Part of being at work is showing up fully.
And if you work in an environment with others, part of showing up fully is interacting with others…..productively.
Even if you keep your interactions brief and to the point, you can still be a collaborative, cooperative, and communicative team member.
Improve How You Connect with Others
Give good eye contact when responding to questions. Addressing a person eye-to-eye is a sign of respect and attentiveness
Speak in full sentences and not with one-word answers or gestures. This ensures that others are clear regarding your input. And provides an opportunity for follow-up communication should it be warranted.
Be approachable. If you cannot be warm, at least provide a neutral tone of voice. Being overtly stern, annoyed, or dismissive can be interpreted as uncooperative.
While anyone can have a bad day and in severe circumstances even bad weeks or months, the goal is to do your part to be a productive part of your team.
If behaving in a cooperative and collaborative manner just is too much, explore taking time off from work. Or, if possible, actively work toward correcting the issue(s) that is causing you concern.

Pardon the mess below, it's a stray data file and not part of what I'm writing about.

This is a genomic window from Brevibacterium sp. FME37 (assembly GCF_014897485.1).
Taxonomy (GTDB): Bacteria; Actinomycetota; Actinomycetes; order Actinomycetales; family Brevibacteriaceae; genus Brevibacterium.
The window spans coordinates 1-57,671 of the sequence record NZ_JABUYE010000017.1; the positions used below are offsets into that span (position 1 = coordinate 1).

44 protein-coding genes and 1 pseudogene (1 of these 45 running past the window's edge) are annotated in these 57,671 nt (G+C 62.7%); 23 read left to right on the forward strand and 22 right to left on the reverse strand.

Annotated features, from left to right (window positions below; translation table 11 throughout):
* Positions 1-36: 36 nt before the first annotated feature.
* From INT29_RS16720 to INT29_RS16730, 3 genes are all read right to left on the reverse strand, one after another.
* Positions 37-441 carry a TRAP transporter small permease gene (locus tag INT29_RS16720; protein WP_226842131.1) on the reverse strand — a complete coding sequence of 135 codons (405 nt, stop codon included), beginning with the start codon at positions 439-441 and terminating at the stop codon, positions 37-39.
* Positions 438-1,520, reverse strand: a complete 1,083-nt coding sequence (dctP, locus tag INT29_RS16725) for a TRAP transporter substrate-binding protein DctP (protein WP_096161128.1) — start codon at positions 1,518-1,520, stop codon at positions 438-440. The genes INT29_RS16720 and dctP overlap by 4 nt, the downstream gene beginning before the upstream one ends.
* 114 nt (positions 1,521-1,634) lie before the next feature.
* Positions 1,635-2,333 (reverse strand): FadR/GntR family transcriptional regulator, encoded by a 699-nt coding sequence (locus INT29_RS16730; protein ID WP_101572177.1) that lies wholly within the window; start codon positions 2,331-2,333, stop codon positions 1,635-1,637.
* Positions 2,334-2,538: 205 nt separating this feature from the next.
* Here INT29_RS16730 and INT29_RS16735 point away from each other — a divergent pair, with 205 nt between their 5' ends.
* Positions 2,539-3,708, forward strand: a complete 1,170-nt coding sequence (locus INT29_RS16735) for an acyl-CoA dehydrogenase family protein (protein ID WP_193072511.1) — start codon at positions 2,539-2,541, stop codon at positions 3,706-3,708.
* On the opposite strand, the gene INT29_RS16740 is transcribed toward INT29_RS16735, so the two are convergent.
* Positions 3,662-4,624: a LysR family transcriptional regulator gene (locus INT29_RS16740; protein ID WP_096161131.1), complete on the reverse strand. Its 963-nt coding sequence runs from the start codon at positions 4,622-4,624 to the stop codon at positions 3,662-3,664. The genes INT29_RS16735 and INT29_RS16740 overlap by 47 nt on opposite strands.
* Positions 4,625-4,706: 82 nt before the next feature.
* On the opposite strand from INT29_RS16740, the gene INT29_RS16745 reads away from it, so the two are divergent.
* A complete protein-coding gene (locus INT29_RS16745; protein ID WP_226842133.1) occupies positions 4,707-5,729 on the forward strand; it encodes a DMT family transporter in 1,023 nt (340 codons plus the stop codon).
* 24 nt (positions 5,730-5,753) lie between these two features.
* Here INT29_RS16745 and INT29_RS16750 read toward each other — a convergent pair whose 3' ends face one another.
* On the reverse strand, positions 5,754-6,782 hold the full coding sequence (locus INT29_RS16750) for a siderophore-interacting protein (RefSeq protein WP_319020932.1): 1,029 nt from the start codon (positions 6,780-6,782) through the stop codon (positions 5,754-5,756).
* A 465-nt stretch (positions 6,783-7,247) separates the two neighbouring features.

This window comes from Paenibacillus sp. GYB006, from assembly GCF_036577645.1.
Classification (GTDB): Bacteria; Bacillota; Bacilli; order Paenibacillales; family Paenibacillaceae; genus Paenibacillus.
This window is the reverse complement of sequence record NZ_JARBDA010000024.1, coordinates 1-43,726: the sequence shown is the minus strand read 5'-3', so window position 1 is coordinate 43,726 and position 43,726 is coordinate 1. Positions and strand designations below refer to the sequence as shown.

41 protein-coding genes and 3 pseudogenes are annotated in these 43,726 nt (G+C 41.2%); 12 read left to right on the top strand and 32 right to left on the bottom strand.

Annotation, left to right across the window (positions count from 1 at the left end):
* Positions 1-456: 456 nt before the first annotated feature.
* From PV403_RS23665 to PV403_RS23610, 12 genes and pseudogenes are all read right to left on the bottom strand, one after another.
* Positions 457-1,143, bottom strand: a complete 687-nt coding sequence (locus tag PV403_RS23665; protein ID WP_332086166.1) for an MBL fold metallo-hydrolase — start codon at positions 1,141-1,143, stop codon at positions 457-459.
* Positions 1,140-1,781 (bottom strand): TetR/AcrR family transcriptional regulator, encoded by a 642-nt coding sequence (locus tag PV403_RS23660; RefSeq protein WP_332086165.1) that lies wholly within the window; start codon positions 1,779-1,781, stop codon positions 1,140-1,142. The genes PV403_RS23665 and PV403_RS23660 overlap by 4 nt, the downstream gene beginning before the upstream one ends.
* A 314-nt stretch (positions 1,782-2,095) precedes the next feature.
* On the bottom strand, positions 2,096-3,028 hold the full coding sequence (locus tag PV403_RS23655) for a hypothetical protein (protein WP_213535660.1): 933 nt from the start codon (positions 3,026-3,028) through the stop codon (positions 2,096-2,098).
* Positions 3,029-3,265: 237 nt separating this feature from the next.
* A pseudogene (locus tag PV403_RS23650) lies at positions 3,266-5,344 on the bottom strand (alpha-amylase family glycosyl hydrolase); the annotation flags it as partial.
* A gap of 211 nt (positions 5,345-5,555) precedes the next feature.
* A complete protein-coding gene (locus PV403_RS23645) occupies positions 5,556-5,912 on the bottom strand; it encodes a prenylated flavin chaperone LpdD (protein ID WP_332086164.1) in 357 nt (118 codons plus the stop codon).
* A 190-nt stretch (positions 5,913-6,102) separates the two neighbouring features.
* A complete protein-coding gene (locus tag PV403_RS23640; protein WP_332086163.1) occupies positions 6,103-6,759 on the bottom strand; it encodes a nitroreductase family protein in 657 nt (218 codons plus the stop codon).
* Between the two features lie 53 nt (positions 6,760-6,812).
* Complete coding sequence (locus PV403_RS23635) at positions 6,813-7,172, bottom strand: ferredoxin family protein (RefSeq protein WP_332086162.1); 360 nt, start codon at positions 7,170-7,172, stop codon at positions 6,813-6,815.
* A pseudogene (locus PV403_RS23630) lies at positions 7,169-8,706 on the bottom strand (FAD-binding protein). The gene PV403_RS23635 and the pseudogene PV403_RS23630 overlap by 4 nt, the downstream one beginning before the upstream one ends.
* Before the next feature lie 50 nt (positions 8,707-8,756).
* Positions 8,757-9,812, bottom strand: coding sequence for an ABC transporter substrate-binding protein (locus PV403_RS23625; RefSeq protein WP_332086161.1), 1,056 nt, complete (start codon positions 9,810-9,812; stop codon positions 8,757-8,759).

Constant isolation and portraying a disgruntled behavior becomes toxic when you become so shut down that others become unproductive and overly distracted by your behavior.
You may think that you are making yourself invisible and unimpactful but, in fact, you are creating a very noticeably toxic environment.
Consider This: You Could Legitimately Become Toxic Because of a Toxic Work Environment
It may be unsettling to discover that you have become the cause of someone else suffering a toxic work environment.
But there may also have been a time when you were victim to toxic surroundings and could have easily listed these traits in someone else.
If you have started to become a product of a toxic environment, it may be an important time to make a change:
Explore and examine how you interact with others and ask for feedback from those you trust to be transparent and honest with you.